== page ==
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As Strikes Wane, Caterpillar Workers Hold The Line

Jul 2, 2012
Originally published on July 2, 2012 6:35 pm

Whenever a car or truck turns off busy Channahon Road onto the long drive to the Caterpillar plant in Joliet, Ill., a handful of union workers on a picket line scream, "Scab! Scab!!"

As strikers try shaming the few workers and managers who cross the line, even a clearly marked sandwich delivery car gets shouted down.

Approximately 800 workers at this plant, which makes hydraulic systems for Caterpillar's heavy construction and mining equipment, are about to enter their third month on strike.

Negotiations Fail

These machinist union members rejected Caterpillar's offer earlier this year: a six-year contract that would freeze wages for most workers while sharply increasing health care costs and cutting pension benefits.

Joe Ahern, on the negotiating committee for the Joliet Local 851 of the International Association of Machinists, says Caterpillar's offer "really kinda was a sucker punch to me."

Ahern says the company never truly negotiated with the workers. Through the negotiation process, he says, Caterpillar management rarely tried to find common ground.

"It was always, 'This is our last, best and final,' " Ahern says. "And it was sad that way."

What Ahern finds particularly insulting, he says, is that Caterpillar earned record profits last year — and is on pace to do so again.

"This company is a global leader," Ahern says. "And I don't understand why they wouldn't want to see their employees paid that way ... or why they have to be below the bar on their wages and benefits."

In an emailed statement, a Caterpillar spokesman says "the company has offered what it believes is a fair, reasonable and comprehensive proposal," and that it has "exhausted the negotiation process."

Caterpillar is now trying to hire temporary replacement workers to keep the plant running.

'This Is A Throwback'

Robert Bruno, a labor employment relations professor at the University of Illinois, says this strike is anomaly.

"We don't see a lot of strikes" in general these days, Bruno says, much less ones by large bargaining units. And "we don't see a lot of strikes by large bargaining units that go on for more than 24 hours, a couple of shifts, a week," he says.

"This is a throwback," Bruno says.

During the 1970s and early 1980s, there were hundreds of strikes of more than 1,000 workers each year in the U.S., according to the U.S. Bureau of Labor Statistics.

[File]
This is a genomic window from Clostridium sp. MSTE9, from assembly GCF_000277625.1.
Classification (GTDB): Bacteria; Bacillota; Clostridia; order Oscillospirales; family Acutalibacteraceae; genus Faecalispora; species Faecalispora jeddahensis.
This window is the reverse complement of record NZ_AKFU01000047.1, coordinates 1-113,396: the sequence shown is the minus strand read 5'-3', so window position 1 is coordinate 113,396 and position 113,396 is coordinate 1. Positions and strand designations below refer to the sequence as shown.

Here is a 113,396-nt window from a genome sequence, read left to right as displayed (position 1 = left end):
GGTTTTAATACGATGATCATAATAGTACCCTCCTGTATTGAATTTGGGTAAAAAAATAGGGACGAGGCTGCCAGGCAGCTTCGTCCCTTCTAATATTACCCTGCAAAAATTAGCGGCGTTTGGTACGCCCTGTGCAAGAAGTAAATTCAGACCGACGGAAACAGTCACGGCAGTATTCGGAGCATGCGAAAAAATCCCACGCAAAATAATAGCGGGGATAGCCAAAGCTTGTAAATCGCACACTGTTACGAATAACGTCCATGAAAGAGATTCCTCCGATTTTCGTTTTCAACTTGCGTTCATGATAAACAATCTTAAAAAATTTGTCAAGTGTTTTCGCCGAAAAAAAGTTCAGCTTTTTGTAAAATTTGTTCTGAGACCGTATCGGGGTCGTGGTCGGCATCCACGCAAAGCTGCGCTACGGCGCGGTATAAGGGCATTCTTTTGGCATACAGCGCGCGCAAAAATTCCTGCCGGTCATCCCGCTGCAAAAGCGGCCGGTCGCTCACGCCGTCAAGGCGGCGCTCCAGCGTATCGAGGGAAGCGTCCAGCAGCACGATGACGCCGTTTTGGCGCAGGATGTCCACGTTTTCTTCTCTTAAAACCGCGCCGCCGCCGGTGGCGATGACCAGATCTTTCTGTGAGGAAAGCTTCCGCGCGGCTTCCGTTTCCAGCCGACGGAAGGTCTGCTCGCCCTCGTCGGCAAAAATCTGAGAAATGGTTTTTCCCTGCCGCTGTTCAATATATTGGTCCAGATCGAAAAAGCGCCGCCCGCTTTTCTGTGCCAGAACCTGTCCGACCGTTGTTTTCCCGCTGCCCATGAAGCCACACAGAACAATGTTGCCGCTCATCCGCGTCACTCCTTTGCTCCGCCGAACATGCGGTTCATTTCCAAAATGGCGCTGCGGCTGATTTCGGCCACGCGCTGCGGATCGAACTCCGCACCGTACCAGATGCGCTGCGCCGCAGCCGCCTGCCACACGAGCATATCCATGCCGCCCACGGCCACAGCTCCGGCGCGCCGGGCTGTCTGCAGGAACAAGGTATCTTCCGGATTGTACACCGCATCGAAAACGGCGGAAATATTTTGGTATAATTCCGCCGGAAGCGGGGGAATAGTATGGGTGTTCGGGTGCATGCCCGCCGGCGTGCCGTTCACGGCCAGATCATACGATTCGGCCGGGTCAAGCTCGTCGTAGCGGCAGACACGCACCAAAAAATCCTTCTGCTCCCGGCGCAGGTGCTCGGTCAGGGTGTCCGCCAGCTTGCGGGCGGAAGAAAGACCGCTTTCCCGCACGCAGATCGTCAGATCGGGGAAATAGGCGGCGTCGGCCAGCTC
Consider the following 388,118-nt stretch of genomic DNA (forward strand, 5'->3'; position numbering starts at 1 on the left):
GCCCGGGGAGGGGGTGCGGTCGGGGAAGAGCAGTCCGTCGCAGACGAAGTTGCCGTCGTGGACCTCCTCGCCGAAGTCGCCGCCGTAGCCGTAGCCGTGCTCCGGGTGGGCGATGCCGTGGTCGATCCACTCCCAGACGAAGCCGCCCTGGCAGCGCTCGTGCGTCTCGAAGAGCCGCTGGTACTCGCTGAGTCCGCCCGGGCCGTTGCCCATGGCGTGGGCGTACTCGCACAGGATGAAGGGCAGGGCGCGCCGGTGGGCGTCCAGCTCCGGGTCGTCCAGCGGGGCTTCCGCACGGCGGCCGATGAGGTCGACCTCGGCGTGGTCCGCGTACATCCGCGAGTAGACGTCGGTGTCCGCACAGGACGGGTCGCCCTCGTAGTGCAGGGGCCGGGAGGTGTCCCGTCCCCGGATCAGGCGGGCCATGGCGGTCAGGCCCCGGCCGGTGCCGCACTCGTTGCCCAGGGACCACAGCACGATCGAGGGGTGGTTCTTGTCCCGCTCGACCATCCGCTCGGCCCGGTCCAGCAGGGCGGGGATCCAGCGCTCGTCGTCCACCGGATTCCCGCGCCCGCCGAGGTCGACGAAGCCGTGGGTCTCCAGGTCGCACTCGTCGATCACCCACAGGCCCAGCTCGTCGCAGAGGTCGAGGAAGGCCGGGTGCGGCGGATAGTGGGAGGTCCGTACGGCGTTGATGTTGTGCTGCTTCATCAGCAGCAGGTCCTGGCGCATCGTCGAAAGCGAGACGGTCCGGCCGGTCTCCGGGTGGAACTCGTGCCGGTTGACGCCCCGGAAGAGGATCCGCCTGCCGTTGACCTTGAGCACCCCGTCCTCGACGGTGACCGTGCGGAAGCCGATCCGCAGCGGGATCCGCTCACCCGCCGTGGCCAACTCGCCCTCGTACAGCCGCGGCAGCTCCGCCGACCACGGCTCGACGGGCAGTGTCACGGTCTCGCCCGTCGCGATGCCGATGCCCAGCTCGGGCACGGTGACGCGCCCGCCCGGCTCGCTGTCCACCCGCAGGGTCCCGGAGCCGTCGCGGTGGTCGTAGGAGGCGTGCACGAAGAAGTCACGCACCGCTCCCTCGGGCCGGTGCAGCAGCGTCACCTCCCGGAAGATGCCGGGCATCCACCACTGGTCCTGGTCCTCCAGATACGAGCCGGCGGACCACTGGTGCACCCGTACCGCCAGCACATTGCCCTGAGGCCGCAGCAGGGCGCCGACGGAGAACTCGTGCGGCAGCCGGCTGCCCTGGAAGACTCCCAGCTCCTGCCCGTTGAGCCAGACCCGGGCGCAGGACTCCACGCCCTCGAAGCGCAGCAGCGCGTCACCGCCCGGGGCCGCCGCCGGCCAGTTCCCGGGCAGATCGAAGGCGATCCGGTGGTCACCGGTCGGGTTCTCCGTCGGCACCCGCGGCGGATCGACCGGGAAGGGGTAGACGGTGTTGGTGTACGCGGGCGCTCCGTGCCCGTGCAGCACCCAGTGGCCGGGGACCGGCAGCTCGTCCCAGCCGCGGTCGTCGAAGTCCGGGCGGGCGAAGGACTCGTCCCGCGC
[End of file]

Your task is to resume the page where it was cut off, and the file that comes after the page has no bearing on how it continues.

But in 2009 — at the height of the recession — there were only five.

That number has ticked up to 19 strikes in 2011, but even so, unions have largely lost their punch, Bruno says.

"Clearly, labor has its back up against the wall in the private sector as well as the public sector," he says. "And the fights in the public sector — particularly those in the Midwest — have had an impact on the state of mind of lots of union workers."

Holding Fast, Despite The Financial Hit

Caterpillar has a history of using hardball tactics against its unions. The company wore down its largest union, the United Auto Workers, during a long and bitter strike in the 1990s. The workers eventually were forced to take deep concessions.

And earlier this year, Caterpillar closed a plant in London, Ontario, when the union there balked at pay cuts.

But the standoff in Joliet appears to be a rare case, Bruno says. Union workers, who have already made significant concessions, feel they have little more to lose by drawing a line in the sand.

But the work stoppage comes at a cost, and the workers are hurting. Most are earning only $150 a week in strike pay.

No new negotiations are currently scheduled in Joliet, although the union says it's ready to negotiate at any time. For now, the workers insist that this strike is part of a larger struggle for workers: fighting for the right to earn wages that will keep them in the middle class.

Copyright 2014 NPR. To see more, visit http://www.npr.org/.

Transcript

MELISSA BLOCK, HOST:

You're listening to ALL THINGS CONSIDERED from NPR News.